This week the Legislature’s Agriculture Committee spent several hours hearing support and opposition testimony to both LB 1165, a bill by Sen. John Stinner of Gering to disband the Nebraska Brand Committee, as well as LB 1200, a bill by Sen. Tom Brewer of Gordon which was brought forward by the Brand Committee. NEFB opposes LB 1165 and supports, with caveats, LB 1200. In testimony, NEFB offered its support for the work of the Brand Committee and thanked Sen. Brewer for bringing LB 1200 forward as a starting point for discussion about Brand Committee reforms. As it stands, neither LB 1165 nor LB 1200 will be moved out of the Agriculture Committee this session. NEFB will continue working with Senator Brewer and other stakeholders to fine tune the bill, so it makes sense for beef operations of all sizes and structures across the state.
The Legislature’s Natural Resources Committee heard testimony this week on LB 1132. Introduced by Sen. Justin Wayne of Omaha, the bill eliminates the 25 kilowatt cap on net metering for customer-generators of electricity. NEFB supports the bill, while power entities in the state came in very much opposed. NEFB supports raising the rated capacity to 100kw which would allow more producer investment in energy-generating infrastructure.
The Natural Resources Committee heard testimony on LB 845, a bill offered by Sen. Mike Groene of North Platte. The bill would change state law allowing the rights to use groundwater to be severed from land ownership where the land is involved in a water augmentation project. Nebraska Farm Bureau opposes the bill. The Department of Natural Resources as well as the Nebraska Attorney General’s office oppose the bill. Although LB 845 is aimed at augmentation projects, NEFB remains concerned that it cracks the door for future legislatures to allow the separation of the use of water from land for other purposes. Also, the Attorney General’s office has indicated that, although Nebraska is in a good place in terms of meeting with officials from Colorado and Kansas to maintain the Republican River Compact, LB 845 threatens NCORPE, which is a key component to ensuring Compact compliance. The alternative to NCORPE is shutting down irrigation use in dry years.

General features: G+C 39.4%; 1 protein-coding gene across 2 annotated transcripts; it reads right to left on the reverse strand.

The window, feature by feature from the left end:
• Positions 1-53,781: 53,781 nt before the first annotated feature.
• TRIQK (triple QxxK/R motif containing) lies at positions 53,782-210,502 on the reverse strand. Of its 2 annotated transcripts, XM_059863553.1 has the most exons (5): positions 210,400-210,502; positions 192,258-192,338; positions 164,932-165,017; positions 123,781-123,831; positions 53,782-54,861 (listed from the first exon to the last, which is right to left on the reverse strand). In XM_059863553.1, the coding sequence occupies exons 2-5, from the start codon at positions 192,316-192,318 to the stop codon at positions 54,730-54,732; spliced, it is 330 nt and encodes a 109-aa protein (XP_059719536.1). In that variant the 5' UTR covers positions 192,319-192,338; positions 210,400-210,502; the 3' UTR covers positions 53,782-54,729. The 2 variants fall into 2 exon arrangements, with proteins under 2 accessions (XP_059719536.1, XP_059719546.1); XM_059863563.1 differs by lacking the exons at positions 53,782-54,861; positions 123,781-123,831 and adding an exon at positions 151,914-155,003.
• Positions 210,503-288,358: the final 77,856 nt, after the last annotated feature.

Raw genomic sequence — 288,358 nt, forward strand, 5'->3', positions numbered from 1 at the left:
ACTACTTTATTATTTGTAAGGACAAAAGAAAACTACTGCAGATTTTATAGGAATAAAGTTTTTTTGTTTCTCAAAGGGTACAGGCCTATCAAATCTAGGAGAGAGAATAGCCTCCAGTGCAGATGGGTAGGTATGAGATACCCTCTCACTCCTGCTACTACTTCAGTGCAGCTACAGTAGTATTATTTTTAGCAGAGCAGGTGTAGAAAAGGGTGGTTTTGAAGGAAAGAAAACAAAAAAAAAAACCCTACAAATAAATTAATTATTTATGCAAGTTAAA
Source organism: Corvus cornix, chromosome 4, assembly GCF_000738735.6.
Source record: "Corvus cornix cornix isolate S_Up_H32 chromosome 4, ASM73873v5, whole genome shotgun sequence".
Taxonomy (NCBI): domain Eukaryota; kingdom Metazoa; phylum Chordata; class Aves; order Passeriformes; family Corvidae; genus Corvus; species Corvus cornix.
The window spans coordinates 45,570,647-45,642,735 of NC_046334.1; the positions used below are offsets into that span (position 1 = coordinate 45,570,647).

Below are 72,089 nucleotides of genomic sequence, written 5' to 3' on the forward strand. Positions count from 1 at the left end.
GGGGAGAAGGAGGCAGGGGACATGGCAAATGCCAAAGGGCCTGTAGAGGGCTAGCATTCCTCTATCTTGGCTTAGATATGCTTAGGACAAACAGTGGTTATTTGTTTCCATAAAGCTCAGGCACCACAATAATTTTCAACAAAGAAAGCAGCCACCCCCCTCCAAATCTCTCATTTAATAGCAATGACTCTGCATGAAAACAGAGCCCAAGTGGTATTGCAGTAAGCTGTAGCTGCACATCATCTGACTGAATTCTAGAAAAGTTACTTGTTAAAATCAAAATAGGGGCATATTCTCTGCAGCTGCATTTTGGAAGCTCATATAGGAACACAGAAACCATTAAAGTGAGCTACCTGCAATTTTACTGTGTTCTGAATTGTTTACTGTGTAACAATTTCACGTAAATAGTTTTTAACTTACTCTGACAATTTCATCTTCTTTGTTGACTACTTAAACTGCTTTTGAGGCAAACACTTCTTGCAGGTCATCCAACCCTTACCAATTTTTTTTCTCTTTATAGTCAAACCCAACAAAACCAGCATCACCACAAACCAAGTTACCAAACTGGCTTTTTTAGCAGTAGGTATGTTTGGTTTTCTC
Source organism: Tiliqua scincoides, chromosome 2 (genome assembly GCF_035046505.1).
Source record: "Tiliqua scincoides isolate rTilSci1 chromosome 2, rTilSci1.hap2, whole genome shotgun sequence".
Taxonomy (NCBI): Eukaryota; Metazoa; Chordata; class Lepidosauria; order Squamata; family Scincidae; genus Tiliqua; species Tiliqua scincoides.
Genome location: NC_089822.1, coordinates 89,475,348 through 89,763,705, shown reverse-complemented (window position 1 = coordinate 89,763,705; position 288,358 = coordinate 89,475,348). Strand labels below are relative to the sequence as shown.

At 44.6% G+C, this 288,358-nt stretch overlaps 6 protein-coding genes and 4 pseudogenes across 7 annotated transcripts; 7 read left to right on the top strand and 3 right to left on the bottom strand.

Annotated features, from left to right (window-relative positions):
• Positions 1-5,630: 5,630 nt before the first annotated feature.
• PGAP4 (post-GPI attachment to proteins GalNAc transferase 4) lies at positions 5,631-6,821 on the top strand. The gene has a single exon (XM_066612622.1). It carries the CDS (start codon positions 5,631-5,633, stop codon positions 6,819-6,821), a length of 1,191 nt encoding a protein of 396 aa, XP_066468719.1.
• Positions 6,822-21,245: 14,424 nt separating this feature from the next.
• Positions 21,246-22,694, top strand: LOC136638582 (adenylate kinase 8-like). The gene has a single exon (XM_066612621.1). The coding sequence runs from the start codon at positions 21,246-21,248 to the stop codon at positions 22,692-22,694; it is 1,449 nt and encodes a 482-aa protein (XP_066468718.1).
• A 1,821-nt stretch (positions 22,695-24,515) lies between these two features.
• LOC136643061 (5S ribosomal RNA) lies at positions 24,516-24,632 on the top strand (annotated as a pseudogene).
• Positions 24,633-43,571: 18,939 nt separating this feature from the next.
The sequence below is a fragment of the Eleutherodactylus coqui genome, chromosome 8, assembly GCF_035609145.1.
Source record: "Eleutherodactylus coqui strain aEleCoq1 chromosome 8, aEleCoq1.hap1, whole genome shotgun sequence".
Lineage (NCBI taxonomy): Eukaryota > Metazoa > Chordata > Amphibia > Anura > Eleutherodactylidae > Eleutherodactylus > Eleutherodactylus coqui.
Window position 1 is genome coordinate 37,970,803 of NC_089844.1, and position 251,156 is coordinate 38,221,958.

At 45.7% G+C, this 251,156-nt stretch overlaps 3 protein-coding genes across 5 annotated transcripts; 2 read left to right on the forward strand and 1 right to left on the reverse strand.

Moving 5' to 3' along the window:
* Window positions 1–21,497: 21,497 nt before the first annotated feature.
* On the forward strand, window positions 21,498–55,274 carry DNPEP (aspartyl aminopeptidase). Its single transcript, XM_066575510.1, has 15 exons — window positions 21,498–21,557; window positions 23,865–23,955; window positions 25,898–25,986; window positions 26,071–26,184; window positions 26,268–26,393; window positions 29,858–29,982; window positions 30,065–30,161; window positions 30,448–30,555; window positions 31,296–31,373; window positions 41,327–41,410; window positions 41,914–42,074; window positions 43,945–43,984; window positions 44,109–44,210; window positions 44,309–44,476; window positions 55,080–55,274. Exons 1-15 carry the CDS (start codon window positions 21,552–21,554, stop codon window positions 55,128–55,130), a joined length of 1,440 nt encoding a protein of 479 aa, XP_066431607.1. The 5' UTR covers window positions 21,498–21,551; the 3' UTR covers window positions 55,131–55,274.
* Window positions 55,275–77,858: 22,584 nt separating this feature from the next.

Perdue Says China Still Buying
Agriculture Secretary Sonny Perdue told reporters this week that China will follow through with the billions of dollars in additional ag purchases that it promised to make as part of the “phase one” trade pact with the U.S., but the coronavirus outbreak may delay the sales. Under the deal China agreed to import $36.5 billion in U.S. farm commodities in 2020 and $43.5 billion in 2021. According to AgriPulse, China’s purchase of U.S. commodities totaled about $20 billion in 2017, before the U.S. began placing tariffs on China, sparking a trade war.
Fight Coming on New Clean Water Rule
A number of environmental groups are planning to sue the Environmental Protection Agency and the Army Corps of Engineer over the agencies’ new Clean Water Rule that replaced the Obama era 2015 Waters of the U.S. Rule. The groups allege the agencies didn’t properly consult with federal wildlife officials over the impact the rule would have on endangered species. The lawsuit is spearheaded by the Center for Biological Diversity and several other environmental organizations.